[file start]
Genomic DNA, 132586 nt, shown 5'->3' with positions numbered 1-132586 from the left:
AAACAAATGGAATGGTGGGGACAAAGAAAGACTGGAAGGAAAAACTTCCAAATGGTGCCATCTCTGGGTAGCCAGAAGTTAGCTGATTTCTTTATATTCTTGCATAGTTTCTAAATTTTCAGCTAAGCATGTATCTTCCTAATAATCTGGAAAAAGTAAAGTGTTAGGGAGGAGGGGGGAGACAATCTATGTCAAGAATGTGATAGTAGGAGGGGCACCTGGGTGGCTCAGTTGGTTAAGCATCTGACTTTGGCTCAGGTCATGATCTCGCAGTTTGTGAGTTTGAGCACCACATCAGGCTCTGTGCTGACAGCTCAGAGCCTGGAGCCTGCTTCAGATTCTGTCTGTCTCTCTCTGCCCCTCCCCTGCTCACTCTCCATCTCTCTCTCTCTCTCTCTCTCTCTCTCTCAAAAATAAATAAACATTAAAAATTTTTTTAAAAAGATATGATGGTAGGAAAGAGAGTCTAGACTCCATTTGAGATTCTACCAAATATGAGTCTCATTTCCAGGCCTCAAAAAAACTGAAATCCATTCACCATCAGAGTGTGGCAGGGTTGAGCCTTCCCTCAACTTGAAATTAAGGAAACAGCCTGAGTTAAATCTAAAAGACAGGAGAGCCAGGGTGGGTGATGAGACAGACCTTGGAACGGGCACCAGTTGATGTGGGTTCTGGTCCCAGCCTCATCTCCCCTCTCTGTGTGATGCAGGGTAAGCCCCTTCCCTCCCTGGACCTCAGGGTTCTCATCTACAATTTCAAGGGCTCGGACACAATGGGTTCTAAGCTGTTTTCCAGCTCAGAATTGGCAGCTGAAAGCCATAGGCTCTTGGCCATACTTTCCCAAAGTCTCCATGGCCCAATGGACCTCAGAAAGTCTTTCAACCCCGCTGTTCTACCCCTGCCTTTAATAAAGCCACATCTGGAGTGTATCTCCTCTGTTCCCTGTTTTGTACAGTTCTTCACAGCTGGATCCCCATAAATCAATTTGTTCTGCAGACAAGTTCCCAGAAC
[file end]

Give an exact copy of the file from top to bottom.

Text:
Genomic DNA, 132586 nt, shown 5'->3' with positions numbered 1-132586 from the left:
AAACAAATGGAATGGTGGGGACAAAGAAAGACTGGAAGGAAAAACTTCCAAATGGTGCCATCTCTGGGTAGCCAGAAGTTAGCTGATTTCTTTATATTCTTGCATAGTTTCTAAATTTTCAGCTAAGCATGTATCTTCCTAATAATCTGGAAAAAGTAAAGTGTTAGGGAGGAGGGGGGAGACAATCTATGTCAAGAATGTGATAGTAGGAGGGGCACCTGGGTGGCTCAGTTGGTTAAGCATCTGACTTTGGCTCAGGTCATGATCTCGCAGTTTGTGAGTTTGAGCACCACATCAGGCTCTGTGCTGACAGCTCAGAGCCTGGAGCCTGCTTCAGATTCTGTCTGTCTCTCTCTGCCCCTCCCCTGCTCACTCTCCATCTCTCTCTCTCTCTCTCTCTCTCTCTCTCAAAAATAAATAAACATTAAAAATTTTTTTAAAAAGATATGATGGTAGGAAAGAGAGTCTAGACTCCATTTGAGATTCTACCAAATATGAGTCTCATTTCCAGGCCTCAAAAAAACTGAAATCCATTCACCATCAGAGTGTGGCAGGGTTGAGCCTTCCCTCAACTTGAAATTAAGGAAACAGCCTGAGTTAAATCTAAAAGACAGGAGAGCCAGGGTGGGTGATGAGACAGACCTTGGAACGGGCACCAGTTGATGTGGGTTCTGGTCCCAGCCTCATCTCCCCTCTCTGTGTGATGCAGGGTAAGCCCCTTCCCTCCCTGGACCTCAGGGTTCTCATCTACAATTTCAAGGGCTCGGACACAATGGGTTCTAAGCTGTTTTCCAGCTCAGAATTGGCAGCTGAAAGCCATAGGCTCTTGGCCATACTTTCCCAAAGTCTCCATGGCCCAATGGACCTCAGAAAGTCTTTCAACCCCGCTGTTCTACCCCTGCCTTTAATAAAGCCACATCTGGAGTGTATCTCCTCTGTTCCCTGTTTTGTACAGTTCTTCACAGCTGGATCCCCATAAATCAATTTGTTCTGCAGACAAGTTCCCAGAAC